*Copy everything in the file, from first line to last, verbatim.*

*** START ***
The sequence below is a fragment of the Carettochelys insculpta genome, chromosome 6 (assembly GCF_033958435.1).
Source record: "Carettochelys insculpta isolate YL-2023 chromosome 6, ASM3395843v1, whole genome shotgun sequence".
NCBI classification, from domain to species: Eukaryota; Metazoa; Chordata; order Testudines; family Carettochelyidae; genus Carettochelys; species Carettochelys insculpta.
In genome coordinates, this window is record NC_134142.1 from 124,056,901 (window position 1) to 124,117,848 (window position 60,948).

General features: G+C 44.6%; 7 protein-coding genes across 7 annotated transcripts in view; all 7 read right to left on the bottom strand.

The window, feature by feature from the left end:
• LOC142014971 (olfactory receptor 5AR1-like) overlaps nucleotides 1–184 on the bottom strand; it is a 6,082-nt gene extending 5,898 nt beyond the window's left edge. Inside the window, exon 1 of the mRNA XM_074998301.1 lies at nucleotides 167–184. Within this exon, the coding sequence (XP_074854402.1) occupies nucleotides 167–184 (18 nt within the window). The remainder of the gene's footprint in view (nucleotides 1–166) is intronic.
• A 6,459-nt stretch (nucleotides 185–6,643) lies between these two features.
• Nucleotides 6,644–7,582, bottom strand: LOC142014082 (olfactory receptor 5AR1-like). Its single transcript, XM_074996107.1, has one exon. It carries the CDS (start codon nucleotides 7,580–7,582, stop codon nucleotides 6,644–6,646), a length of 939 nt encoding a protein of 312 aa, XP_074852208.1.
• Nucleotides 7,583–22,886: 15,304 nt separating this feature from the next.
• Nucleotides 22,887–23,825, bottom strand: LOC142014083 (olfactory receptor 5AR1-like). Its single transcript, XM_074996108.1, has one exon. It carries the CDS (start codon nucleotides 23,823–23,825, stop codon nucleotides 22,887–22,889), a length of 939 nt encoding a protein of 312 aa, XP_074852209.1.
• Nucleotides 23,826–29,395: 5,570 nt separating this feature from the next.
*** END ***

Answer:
The sequence below is a fragment of the Carettochelys insculpta genome, chromosome 6 (assembly GCF_033958435.1).
Source record: "Carettochelys insculpta isolate YL-2023 chromosome 6, ASM3395843v1, whole genome shotgun sequence".
NCBI classification, from domain to species: Eukaryota; Metazoa; Chordata; order Testudines; family Carettochelyidae; genus Carettochelys; species Carettochelys insculpta.
In genome coordinates, this window is record NC_134142.1 from 124,056,901 (window position 1) to 124,117,848 (window position 60,948).

General features: G+C 44.6%; 7 protein-coding genes across 7 annotated transcripts in view; all 7 read right to left on the bottom strand.

The window, feature by feature from the left end:
• LOC142014971 (olfactory receptor 5AR1-like) overlaps nucleotides 1–184 on the bottom strand; it is a 6,082-nt gene extending 5,898 nt beyond the window's left edge. Inside the window, exon 1 of the mRNA XM_074998301.1 lies at nucleotides 167–184. Within this exon, the coding sequence (XP_074854402.1) occupies nucleotides 167–184 (18 nt within the window). The remainder of the gene's footprint in view (nucleotides 1–166) is intronic.
• A 6,459-nt stretch (nucleotides 185–6,643) lies between these two features.
• Nucleotides 6,644–7,582, bottom strand: LOC142014082 (olfactory receptor 5AR1-like). Its single transcript, XM_074996107.1, has one exon. It carries the CDS (start codon nucleotides 7,580–7,582, stop codon nucleotides 6,644–6,646), a length of 939 nt encoding a protein of 312 aa, XP_074852208.1.
• Nucleotides 7,583–22,886: 15,304 nt separating this feature from the next.
• Nucleotides 22,887–23,825, bottom strand: LOC142014083 (olfactory receptor 5AR1-like). Its single transcript, XM_074996108.1, has one exon. It carries the CDS (start codon nucleotides 23,823–23,825, stop codon nucleotides 22,887–22,889), a length of 939 nt encoding a protein of 312 aa, XP_074852209.1.
• Nucleotides 23,826–29,395: 5,570 nt separating this feature from the next.